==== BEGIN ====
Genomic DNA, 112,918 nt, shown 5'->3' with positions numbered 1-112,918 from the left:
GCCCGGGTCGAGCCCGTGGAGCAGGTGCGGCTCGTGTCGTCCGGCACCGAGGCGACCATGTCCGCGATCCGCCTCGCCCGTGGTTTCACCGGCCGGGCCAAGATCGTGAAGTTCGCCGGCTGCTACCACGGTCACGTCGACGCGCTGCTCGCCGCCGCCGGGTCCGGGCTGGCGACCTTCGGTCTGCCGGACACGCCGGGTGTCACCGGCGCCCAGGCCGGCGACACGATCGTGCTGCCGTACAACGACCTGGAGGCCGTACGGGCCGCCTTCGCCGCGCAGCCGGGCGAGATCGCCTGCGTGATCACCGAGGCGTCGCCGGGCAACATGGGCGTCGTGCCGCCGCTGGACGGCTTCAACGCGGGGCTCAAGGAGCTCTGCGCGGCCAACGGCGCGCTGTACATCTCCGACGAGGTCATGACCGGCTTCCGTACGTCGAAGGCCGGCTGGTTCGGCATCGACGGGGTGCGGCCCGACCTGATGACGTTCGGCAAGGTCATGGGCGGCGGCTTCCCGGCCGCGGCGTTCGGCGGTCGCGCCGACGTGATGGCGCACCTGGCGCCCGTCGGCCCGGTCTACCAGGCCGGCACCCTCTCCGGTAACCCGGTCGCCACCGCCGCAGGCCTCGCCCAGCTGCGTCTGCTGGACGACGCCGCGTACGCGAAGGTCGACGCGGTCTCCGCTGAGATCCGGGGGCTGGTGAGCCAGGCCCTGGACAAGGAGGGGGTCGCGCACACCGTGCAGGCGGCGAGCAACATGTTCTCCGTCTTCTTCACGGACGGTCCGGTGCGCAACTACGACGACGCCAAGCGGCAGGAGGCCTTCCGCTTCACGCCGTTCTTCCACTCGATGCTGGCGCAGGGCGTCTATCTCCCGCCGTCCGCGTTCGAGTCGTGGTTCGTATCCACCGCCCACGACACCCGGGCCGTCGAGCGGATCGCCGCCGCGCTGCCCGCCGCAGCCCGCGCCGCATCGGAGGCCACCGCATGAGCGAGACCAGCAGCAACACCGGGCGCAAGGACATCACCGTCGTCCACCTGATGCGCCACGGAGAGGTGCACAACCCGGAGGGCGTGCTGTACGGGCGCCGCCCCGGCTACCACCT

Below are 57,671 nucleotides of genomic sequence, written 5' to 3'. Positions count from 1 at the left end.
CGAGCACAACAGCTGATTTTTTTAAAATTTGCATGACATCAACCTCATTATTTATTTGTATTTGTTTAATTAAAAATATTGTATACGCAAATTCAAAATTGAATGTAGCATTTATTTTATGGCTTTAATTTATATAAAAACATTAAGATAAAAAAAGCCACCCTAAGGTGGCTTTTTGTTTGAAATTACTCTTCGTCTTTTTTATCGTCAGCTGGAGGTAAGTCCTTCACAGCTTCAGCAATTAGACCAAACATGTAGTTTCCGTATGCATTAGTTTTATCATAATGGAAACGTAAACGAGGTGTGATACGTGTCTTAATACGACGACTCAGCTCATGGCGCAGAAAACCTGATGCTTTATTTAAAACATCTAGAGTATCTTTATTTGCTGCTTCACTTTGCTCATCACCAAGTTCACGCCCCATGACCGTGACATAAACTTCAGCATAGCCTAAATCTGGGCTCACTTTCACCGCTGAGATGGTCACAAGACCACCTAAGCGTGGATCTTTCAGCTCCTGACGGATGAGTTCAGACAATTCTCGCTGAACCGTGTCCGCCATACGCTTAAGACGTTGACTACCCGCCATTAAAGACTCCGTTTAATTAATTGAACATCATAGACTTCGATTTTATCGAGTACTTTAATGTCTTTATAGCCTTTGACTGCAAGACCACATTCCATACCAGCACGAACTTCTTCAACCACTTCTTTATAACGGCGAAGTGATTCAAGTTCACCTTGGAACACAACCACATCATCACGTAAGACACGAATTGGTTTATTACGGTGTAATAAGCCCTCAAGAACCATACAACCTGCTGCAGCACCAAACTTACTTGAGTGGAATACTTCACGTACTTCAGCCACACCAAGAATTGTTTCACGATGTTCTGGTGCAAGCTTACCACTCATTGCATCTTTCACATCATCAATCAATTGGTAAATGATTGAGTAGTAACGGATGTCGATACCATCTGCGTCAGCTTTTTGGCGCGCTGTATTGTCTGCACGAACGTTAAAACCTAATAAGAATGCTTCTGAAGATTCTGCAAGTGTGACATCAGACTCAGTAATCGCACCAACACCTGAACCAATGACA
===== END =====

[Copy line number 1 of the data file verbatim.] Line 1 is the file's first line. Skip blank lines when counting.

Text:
Genomic DNA, 112,918 nt, shown 5'->3' with positions numbered 1-112,918 from the left: